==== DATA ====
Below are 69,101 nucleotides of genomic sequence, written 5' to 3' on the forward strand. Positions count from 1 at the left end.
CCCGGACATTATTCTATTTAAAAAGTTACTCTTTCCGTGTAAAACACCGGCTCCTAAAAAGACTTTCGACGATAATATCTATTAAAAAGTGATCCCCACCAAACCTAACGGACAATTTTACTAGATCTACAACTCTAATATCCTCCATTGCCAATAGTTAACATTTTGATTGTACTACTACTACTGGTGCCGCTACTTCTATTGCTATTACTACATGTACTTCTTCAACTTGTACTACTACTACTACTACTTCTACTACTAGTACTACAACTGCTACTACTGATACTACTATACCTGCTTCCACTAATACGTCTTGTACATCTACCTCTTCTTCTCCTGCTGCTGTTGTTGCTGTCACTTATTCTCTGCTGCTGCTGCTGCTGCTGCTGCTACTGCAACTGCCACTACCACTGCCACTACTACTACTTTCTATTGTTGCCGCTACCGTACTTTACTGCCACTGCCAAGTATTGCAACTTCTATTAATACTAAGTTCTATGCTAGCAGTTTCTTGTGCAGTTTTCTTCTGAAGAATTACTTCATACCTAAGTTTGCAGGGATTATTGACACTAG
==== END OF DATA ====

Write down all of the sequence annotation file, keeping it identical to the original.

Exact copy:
Below are 69,101 nucleotides of genomic sequence, written 5' to 3' on the forward strand. Positions count from 1 at the left end.
CCCGGACATTATTCTATTTAAAAAGTTACTCTTTCCGTGTAAAACACCGGCTCCTAAAAAGACTTTCGACGATAATATCTATTAAAAAGTGATCCCCACCAAACCTAACGGACAATTTTACTAGATCTACAACTCTAATATCCTCCATTGCCAATAGTTAACATTTTGATTGTACTACTACTACTGGTGCCGCTACTTCTATTGCTATTACTACATGTACTTCTTCAACTTGTACTACTACTACTACTACTTCTACTACTAGTACTACAACTGCTACTACTGATACTACTATACCTGCTTCCACTAATACGTCTTGTACATCTACCTCTTCTTCTCCTGCTGCTGTTGTTGCTGTCACTTATTCTCTGCTGCTGCTGCTGCTGCTGCTGCTACTGCAACTGCCACTACCACTGCCACTACTACTACTTTCTATTGTTGCCGCTACCGTACTTTACTGCCACTGCCAAGTATTGCAACTTCTATTAATACTAAGTTCTATGCTAGCAGTTTCTTGTGCAGTTTTCTTCTGAAGAATTACTTCATACCTAAGTTTGCAGGGATTATTGACACTAG